"It is my business to know, Monsieur. Let it suffice that I do know. If you hope ever to see your child again, you had better listen to what I have to say, and carry out my instructions to the letter." His voice was harsh, menacing.

Mr. Stapleton directed him by a gesture, to proceed. He was too angry to speak.

"Tomorrow night at this hour – eight o'clock – I shall come here, to this house, and ask for you. You will hand me a package containing one hundred thousand dollars. I will examine the money here, and satisfy myself that the amount is correct.

"I shall then leave the house, and walk to the Arc de Triomphe; which, as you know, is but a short distance away. At the Arc de Triomphe, I shall wait for an automobile, which will stop for me. In that automobile I shall drive away. If I get away safely without interference, there will be telephoned to your house, within half an hour, the address of the place where your boy is to be found. If I do not get away safely, that address will not be telephoned to you, and you will not see your child alive again. This is your last chance, Monsieur. It is most important, I assure you, that nothing should happen to prevent my safe departure tomorrow night."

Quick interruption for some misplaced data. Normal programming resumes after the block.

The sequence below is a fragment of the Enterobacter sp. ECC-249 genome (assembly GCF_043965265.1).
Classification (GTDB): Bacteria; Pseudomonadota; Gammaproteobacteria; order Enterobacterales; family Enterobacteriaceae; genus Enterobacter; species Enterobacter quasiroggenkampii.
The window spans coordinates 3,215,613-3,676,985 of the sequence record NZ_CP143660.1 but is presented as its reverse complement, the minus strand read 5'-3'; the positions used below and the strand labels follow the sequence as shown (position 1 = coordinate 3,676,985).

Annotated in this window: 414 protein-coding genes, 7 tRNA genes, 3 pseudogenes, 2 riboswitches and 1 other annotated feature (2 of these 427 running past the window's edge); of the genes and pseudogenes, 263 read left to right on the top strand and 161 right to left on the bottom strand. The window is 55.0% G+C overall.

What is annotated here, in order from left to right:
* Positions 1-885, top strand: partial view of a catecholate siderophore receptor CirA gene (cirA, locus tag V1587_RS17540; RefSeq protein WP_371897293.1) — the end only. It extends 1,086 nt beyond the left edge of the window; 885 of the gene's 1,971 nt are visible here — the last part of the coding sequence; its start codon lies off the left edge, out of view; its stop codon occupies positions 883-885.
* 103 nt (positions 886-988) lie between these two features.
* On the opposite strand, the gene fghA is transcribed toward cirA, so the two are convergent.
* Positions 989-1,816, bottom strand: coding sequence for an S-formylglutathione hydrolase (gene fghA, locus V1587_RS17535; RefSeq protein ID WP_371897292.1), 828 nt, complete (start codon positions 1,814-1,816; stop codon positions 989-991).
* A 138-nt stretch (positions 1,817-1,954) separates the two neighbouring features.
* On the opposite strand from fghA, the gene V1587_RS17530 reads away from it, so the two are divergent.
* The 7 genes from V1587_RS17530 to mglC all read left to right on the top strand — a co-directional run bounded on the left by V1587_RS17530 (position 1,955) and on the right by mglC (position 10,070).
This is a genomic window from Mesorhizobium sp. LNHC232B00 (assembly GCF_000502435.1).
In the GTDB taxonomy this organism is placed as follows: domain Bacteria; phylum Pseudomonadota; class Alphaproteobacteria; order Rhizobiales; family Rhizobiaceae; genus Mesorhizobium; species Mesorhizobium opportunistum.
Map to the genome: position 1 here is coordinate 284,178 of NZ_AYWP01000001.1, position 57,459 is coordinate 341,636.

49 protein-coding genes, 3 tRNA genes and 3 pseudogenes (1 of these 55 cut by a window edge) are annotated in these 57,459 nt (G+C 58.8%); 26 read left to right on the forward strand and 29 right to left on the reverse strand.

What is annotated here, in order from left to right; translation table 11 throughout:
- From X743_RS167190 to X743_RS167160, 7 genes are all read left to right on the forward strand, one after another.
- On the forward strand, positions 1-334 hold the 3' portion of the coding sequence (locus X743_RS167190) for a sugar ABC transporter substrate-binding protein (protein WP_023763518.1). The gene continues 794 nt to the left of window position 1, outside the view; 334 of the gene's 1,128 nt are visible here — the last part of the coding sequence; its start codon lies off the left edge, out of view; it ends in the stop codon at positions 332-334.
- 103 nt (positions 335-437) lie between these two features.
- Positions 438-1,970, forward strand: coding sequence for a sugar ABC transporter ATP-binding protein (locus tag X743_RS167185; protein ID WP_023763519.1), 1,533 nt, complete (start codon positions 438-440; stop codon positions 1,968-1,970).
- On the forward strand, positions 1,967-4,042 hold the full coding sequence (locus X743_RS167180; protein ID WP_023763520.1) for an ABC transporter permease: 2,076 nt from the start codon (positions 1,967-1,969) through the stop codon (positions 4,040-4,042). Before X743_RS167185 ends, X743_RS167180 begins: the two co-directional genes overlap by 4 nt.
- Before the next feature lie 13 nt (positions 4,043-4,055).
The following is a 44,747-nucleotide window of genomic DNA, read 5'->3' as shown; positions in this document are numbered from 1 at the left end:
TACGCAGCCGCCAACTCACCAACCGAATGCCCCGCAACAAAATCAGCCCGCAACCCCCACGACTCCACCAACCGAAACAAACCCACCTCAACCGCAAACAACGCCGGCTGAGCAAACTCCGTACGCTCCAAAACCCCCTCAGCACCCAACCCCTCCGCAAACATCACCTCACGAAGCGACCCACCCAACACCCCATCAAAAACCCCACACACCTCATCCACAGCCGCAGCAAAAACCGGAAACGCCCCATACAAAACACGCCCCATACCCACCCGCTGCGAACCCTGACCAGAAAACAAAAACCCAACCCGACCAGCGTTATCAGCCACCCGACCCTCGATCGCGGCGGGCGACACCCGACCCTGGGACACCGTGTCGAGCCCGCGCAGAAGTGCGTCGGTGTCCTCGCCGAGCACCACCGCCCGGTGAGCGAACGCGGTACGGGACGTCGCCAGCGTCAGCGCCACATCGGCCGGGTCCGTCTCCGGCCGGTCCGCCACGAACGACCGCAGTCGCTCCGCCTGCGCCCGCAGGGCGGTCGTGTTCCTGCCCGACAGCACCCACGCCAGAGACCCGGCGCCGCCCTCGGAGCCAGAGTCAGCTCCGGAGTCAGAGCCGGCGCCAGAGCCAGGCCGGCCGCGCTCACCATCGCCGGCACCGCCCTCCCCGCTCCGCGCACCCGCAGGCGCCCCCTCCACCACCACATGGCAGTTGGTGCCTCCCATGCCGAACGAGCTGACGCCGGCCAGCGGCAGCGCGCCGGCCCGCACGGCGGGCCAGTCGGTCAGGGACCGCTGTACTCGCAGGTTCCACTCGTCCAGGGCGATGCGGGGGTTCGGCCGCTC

For a moment Grace was undecided as to how she should act. She feared greatly, under the circumstances, to make any move which would endanger the safety of Mr. Stapleton's child. Yet her duty, as an agent of the police, was clear. She must use every effort to effect this man's capture, before he left the house.

She knew that she could not reach the street without passing the door of the reception room, in which case both Mr. Stapleton and his caller would see her. There was nothing to do but telephone. She flew to a small alcove room which opened off the rear of the library, in which she knew the telephone instrument was located. Once in this small room, she closed the door, for fear the others might overhear her, then called up the Prefecture. Monsieur Lefevre was out; but she acquainted one of his assistants with the circumstances, and requested him to send a man to the house at once.